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Sending a Text Message with SQL (IBMi)

barrettotte profile image Barrett Otte ・4 min read

This is going to be a pretty short post, but I thought it would be fun to share this in light of the Twilio + DEV hackathon this month. Honestly, I'm not sure if either project I planned out will be finished in time. This month went by way too fast, so the outlook is not good.

If you are unfamiliar with IBMi and have a few minutes to read, I encourage you to glance over a previous subpar post. If not, it doesn't really matter; its not critical to looking at a couple blocks of SQL.

This image is IBMi in a nutshell. It either disgusts or fascinates a younger developer; it is what it is.

IBMi Example

Since I'm still a pretty new IBMi developer, I found that the best way to learn this new world was to take a fun idea and see if it was possible to do with RPG and/or DB2 SQL.
Now I have a handful of arguably useless code snippets for my day job lol...

Example HTTP Request in DB2 for i

One of the major things that made me fall in love with IBMi was that DB2 was really versatile. The fact that I could easily send HTTP requests with SQL was mind blowing.

For a really basic example, I'm going to do a basic HTTP GET to the GitHub REST API v3 for my user using only SQL. The equivalent CURL command will be

#!/bin/bash
curl -i https://api.github.com/users/barrettotte

This HTTP request is super simple because we don't need any HTTP headers.

values SysTools.HttpGetClob(
  cast('https://api.github.com/users/barrettotte' as varchar(128)), -- url
  cast(null as clob) -- http headers
);

The request returns

00001
'{"login":"barrettotte","id":15623775,"node_id"...}'

Ok. That's cool because we can parse the JSON string in another program or something. But, actually we can do some way cooler stuff. We can return the HTTP response as a result set.

Here is a really basic example, I mostly just used varchars for simplicity, but any field could be mapped to any appropriate data type.

select *
from json_table(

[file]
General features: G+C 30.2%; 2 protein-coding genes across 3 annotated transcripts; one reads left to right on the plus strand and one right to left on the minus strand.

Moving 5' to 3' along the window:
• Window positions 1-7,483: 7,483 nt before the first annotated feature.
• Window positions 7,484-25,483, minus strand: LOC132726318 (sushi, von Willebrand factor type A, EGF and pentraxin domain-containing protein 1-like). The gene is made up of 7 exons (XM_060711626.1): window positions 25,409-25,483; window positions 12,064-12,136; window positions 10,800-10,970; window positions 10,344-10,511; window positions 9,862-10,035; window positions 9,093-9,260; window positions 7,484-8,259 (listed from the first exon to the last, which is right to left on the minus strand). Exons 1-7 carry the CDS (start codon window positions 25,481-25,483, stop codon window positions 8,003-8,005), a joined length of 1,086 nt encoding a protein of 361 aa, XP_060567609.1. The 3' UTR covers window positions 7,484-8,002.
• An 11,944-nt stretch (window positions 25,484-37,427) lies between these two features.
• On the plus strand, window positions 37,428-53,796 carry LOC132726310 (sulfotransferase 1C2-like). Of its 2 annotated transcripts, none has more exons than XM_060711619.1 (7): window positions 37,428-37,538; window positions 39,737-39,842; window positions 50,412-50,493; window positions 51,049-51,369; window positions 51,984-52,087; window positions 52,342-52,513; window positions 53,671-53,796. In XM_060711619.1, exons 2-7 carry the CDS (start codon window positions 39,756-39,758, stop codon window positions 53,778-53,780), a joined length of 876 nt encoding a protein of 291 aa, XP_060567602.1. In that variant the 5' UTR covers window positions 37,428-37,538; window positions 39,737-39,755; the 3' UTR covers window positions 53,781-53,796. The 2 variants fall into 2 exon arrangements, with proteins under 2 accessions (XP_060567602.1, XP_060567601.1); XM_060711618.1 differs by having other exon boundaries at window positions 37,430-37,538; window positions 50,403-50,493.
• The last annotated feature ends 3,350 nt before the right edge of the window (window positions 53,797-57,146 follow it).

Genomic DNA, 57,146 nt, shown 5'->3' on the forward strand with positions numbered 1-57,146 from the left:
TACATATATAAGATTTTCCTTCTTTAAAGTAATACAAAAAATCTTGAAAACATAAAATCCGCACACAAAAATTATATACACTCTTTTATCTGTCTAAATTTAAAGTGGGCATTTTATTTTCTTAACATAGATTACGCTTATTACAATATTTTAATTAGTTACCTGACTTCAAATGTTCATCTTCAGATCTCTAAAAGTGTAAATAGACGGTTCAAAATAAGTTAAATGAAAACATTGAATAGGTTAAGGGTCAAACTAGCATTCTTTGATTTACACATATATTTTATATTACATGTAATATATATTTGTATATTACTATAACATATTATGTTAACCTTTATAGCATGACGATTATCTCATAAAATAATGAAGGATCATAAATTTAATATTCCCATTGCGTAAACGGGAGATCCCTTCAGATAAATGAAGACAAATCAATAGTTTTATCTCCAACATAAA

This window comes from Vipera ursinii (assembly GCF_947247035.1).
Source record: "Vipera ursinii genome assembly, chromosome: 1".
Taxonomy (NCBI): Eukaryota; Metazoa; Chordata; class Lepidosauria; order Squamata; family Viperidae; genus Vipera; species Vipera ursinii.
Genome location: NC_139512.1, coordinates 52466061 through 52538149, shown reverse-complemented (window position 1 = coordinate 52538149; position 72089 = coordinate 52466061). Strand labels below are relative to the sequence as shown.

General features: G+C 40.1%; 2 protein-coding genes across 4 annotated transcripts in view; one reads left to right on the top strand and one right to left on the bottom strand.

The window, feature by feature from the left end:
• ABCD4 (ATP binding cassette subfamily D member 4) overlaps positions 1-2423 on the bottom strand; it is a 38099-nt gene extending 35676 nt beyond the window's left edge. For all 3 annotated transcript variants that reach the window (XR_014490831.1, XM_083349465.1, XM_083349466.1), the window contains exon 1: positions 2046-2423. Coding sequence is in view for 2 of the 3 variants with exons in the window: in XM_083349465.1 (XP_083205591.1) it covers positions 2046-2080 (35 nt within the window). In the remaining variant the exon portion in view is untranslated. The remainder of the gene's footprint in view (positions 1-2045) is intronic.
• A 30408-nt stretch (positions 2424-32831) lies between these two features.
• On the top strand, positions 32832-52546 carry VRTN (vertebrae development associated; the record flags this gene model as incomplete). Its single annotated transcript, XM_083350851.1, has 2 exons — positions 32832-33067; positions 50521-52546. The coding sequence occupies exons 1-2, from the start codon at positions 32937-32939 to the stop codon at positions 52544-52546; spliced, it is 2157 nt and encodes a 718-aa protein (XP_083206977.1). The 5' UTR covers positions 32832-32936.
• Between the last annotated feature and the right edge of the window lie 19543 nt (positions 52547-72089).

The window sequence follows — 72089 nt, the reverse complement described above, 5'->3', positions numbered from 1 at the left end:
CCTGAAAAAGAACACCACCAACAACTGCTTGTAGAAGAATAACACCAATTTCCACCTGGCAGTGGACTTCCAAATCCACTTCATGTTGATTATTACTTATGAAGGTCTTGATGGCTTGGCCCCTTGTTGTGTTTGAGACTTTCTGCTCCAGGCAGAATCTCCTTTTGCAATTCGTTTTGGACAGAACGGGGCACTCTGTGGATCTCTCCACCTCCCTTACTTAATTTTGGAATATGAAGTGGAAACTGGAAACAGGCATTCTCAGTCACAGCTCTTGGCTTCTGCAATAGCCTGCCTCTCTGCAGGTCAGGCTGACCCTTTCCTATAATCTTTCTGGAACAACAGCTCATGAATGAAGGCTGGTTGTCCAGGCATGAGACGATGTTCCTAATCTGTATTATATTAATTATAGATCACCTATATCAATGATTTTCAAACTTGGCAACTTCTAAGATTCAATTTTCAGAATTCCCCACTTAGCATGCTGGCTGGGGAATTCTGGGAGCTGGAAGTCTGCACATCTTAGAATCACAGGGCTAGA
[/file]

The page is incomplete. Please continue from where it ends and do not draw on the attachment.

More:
SysTools.HttpGetClob(
    cast('https://api.github.com/users/barrettotte' as varchar(128)),
    cast(null as clob)
  ),
  '$' columns(
    login          varchar(64)   path 'lax $.login',
    id             varchar(16)   path 'lax $.id',
    node_id        varchar(32)   path 'lax $.node_id',
    avatar_url     varchar(64)   path 'lax $.avatar_url',
    url            varchar(64)   path 'lax $.url',
    html_url       varchar(64)   path 'lax $.html_url',
    followers_url  varchar(64)   path 'lax $.followers_url',
    following_url  varchar(64)   path 'lax $.following_url',
    gists_url      varchar(64)   path 'lax $.gists_url',
    starred_url    varchar(64)   path 'lax $.starred_url',
    subs_url       varchar(64)   path 'lax $.subscriptions_url',
    orgs_url       varchar(64)   path 'lax $.organizations_url',
    repos_url      varchar(64)   path 'lax $.repos_url',
    events_url     varchar(64)   path 'lax $.events_url',
    rcv_events_url varchar(64)   path 'lax $.received_events_url',
    type           varchar(16)   path 'lax $.type',
    site_admin     varchar(8)    path 'lax $.site_admin',
    name           varchar(64)   path 'lax $.name',
    company        varchar(64)   path 'lax $.company',
    blog           varchar(64)   path 'lax $.blog',
    location       varchar(64)   path 'lax $.location',
    email          varchar(64)   path 'lax $.email',
    hireable       varchar(8)    path 'lax $.hireable',
    bio            varchar(512)  path 'lax $.bio',
    public_repos   int           path 'lax $.public_repos',
    public_gists   int           path 'lax $.public_gists',
    followers      int           path 'lax $.followers',
    following      int           path 'lax $.following',
    created_at     varchar(32)   path 'lax $.created_at',